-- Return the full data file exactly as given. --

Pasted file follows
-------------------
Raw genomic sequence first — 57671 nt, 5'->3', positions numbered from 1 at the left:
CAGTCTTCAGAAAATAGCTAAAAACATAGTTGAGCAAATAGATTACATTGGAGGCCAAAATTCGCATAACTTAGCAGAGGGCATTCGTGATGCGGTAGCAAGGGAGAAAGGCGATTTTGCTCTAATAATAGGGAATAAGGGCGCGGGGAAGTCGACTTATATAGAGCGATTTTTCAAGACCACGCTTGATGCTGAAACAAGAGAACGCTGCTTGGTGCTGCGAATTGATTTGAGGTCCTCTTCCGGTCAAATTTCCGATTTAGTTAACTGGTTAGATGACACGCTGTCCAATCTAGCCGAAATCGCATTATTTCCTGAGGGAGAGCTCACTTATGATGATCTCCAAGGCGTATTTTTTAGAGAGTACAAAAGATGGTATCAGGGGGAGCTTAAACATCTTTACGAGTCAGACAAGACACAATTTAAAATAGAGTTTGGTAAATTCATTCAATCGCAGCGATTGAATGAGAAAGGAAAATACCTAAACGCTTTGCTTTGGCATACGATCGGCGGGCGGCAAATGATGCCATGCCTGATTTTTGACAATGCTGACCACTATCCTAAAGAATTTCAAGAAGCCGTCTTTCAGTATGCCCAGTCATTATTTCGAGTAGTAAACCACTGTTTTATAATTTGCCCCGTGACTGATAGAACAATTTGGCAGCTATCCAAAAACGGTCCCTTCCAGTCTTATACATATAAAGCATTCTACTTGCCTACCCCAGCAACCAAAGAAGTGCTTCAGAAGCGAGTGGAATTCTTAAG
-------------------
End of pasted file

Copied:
Raw genomic sequence first — 57671 nt, 5'->3', positions numbered from 1 at the left:
CAGTCTTCAGAAAATAGCTAAAAACATAGTTGAGCAAATAGATTACATTGGAGGCCAAAATTCGCATAACTTAGCAGAGGGCATTCGTGATGCGGTAGCAAGGGAGAAAGGCGATTTTGCTCTAATAATAGGGAATAAGGGCGCGGGGAAGTCGACTTATATAGAGCGATTTTTCAAGACCACGCTTGATGCTGAAACAAGAGAACGCTGCTTGGTGCTGCGAATTGATTTGAGGTCCTCTTCCGGTCAAATTTCCGATTTAGTTAACTGGTTAGATGACACGCTGTCCAATCTAGCCGAAATCGCATTATTTCCTGAGGGAGAGCTCACTTATGATGATCTCCAAGGCGTATTTTTTAGAGAGTACAAAAGATGGTATCAGGGGGAGCTTAAACATCTTTACGAGTCAGACAAGACACAATTTAAAATAGAGTTTGGTAAATTCATTCAATCGCAGCGATTGAATGAGAAAGGAAAATACCTAAACGCTTTGCTTTGGCATACGATCGGCGGGCGGCAAATGATGCCATGCCTGATTTTTGACAATGCTGACCACTATCCTAAAGAATTTCAAGAAGCCGTCTTTCAGTATGCCCAGTCATTATTTCGAGTAGTAAACCACTGTTTTATAATTTGCCCCGTGACTGATAGAACAATTTGGCAGCTATCCAAAAACGGTCCCTTCCAGTCTTATACATATAAAGCATTCTACTTGCCTACCCCAGCAACCAAAGAAGTGCTTCAGAAGCGAGTGGAATTCTTAAG